7 things you need to know about no-code tools in Africa, and why you should care

October 24, 2022
7 min read
No code tools help anyone create technical solutions

For most men, few things are as frustrating as getting a haircut that does not look good on you. As an undergraduate, I figured an app that let me try out different hairstyles would be helpful.  The problem was that I could not code. In fact, I did not know there was such a thing as software engineering, but I was sure an app could solve this problem. I never got to build or discover such an app and settled for educated guesses and a lot of heartbreak.

Chances are that you’ve been in similar situations. Perhaps you wanted to create a website for your business, an app to track your expenses or a website for your church. Either way, you probably did not build it because you could not code, but what if I told you that you could create websites and applications without writing a line of code?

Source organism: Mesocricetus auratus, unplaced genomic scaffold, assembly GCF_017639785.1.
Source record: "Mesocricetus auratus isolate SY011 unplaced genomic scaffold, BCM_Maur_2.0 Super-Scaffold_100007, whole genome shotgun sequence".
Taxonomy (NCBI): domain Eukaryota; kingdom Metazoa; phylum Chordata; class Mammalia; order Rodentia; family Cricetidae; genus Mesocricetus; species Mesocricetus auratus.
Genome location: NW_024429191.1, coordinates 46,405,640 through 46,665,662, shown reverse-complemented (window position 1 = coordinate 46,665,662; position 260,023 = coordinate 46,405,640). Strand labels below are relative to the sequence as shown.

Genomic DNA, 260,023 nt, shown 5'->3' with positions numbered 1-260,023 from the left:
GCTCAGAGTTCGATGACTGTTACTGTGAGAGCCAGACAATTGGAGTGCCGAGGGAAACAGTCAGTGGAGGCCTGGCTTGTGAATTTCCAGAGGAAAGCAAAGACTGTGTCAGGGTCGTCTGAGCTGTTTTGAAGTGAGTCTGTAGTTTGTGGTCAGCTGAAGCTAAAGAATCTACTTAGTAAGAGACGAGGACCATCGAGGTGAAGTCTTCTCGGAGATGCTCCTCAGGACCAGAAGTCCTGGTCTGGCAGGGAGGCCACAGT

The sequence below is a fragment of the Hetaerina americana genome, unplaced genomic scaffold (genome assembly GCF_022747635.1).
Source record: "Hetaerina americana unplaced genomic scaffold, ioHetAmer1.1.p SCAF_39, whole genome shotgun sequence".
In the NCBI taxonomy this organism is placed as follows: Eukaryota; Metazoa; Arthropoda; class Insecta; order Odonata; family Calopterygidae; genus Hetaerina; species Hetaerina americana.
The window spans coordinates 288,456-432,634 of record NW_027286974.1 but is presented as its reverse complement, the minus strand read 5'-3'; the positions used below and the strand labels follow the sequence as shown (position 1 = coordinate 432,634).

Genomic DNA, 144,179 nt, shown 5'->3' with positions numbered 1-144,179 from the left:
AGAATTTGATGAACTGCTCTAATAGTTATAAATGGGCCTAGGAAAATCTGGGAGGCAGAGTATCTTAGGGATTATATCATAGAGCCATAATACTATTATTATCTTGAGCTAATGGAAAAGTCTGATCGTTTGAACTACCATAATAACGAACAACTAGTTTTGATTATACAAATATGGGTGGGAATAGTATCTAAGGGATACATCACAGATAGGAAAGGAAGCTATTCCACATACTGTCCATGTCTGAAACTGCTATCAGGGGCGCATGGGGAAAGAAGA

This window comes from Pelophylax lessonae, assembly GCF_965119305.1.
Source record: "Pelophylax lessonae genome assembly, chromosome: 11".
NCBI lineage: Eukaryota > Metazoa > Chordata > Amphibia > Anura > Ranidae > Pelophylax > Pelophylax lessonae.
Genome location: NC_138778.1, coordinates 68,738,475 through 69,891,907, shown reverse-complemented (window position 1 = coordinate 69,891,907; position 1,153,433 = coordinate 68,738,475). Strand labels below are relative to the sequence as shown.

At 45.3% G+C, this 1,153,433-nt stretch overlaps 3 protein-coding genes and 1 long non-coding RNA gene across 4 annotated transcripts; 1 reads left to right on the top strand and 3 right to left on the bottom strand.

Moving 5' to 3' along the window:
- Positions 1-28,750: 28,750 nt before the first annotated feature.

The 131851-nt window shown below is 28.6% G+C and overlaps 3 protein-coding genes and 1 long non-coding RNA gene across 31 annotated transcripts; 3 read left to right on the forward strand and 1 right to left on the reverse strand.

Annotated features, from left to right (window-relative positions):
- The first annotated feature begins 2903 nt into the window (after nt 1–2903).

In November 2021, Nigerian fintech giant, Flutterwave, acquired Disha, a one-page website builder that enables creators to build a website to advertise their products and services without writing a line of code. Before the acquisition, the startup announced that it would shut down its services by the end of the year.

Disha is one of many no-code tools that empower individuals to build solutions without writing code. But what are no-code tools? How do they work, and why should you care about them?


What are no-code tools?

A laptop and a phone
Photo by Desola Lanre-Ologun on Unsplash

No-code tools are platforms that allow individuals to build software products without writing a line of code. Some of the most popular no-code tools include Bubble, Zapier, and Typeform.

In 2011, co-founder and general partner of venture capital firm, Andreessen-Horowitz, Marc Andreesen, declared that “software is eating the world” in response to the scepticism around the growth of software companies.